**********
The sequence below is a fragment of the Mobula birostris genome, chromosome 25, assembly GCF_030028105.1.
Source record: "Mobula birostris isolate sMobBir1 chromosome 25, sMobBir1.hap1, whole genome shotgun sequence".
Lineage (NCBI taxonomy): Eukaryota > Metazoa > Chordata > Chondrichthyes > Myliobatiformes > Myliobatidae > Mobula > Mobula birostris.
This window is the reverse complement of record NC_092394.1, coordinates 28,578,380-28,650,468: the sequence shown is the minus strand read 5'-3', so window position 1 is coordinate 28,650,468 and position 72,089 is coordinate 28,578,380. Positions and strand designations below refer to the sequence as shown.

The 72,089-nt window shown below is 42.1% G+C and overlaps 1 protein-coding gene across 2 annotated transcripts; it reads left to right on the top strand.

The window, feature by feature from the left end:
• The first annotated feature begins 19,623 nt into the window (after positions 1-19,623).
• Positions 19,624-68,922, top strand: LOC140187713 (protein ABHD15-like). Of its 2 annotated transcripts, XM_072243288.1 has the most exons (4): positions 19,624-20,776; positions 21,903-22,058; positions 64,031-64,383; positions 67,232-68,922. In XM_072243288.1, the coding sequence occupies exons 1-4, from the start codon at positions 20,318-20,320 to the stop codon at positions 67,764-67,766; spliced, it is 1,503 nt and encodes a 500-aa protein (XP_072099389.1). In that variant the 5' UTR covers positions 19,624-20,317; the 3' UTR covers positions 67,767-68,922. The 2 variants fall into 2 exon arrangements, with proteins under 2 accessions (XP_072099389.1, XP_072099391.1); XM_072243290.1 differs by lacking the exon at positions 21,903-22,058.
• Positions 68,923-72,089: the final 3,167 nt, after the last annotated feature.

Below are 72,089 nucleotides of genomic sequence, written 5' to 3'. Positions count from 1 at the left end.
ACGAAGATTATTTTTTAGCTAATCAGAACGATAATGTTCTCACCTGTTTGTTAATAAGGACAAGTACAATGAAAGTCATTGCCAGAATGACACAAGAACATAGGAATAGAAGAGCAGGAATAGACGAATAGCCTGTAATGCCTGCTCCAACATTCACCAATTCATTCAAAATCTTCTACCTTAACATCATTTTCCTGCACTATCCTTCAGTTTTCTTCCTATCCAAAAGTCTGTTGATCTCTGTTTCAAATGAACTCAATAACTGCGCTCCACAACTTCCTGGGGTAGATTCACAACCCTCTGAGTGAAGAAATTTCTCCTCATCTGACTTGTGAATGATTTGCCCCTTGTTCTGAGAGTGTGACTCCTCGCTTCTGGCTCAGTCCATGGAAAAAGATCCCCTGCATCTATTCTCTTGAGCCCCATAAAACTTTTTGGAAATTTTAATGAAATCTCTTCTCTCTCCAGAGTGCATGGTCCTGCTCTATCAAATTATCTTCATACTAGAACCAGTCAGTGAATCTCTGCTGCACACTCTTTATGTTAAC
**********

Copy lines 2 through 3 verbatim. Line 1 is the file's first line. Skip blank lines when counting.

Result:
Source record: "Mobula birostris isolate sMobBir1 chromosome 25, sMobBir1.hap1, whole genome shotgun sequence".
Lineage (NCBI taxonomy): Eukaryota > Metazoa > Chordata > Chondrichthyes > Myliobatiformes > Myliobatidae > Mobula > Mobula birostris.